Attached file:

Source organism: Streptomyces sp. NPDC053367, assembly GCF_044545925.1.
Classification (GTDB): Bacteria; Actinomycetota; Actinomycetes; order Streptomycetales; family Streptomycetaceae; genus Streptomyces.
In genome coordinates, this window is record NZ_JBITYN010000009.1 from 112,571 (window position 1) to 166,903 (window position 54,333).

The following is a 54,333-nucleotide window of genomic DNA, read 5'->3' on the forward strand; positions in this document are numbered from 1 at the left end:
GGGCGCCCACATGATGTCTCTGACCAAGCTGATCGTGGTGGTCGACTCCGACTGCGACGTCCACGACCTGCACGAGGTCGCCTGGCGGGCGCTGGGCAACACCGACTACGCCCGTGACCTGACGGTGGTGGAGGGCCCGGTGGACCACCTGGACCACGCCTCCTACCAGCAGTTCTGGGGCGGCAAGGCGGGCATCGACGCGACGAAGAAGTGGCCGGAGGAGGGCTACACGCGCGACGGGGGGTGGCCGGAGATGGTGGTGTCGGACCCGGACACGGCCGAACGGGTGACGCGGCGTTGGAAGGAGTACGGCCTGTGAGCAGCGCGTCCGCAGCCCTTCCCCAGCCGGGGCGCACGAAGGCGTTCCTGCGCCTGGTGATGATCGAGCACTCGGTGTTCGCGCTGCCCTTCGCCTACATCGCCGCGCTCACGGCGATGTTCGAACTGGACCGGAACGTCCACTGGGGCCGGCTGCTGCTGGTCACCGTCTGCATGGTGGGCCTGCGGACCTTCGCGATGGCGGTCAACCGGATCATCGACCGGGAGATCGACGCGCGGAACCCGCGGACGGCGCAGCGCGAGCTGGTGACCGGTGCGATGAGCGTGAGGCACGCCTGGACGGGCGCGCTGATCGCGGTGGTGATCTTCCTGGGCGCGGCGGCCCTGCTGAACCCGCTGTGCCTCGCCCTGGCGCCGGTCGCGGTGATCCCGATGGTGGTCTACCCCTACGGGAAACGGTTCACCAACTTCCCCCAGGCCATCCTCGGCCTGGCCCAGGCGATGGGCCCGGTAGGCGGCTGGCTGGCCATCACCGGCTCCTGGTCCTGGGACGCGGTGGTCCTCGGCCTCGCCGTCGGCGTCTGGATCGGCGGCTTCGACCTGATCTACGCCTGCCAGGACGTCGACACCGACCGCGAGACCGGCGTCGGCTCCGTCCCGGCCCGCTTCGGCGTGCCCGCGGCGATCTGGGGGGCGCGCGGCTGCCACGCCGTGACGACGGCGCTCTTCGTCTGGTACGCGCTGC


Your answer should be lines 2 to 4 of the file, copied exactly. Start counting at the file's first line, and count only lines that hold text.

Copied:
Classification (GTDB): Bacteria; Actinomycetota; Actinomycetes; order Streptomycetales; family Streptomycetaceae; genus Streptomyces.
In genome coordinates, this window is record NZ_JBITYN010000009.1 from 112,571 (window position 1) to 166,903 (window position 54,333).

The following is a 54,333-nucleotide window of genomic DNA, read 5'->3' on the forward strand; positions in this document are numbered from 1 at the left end: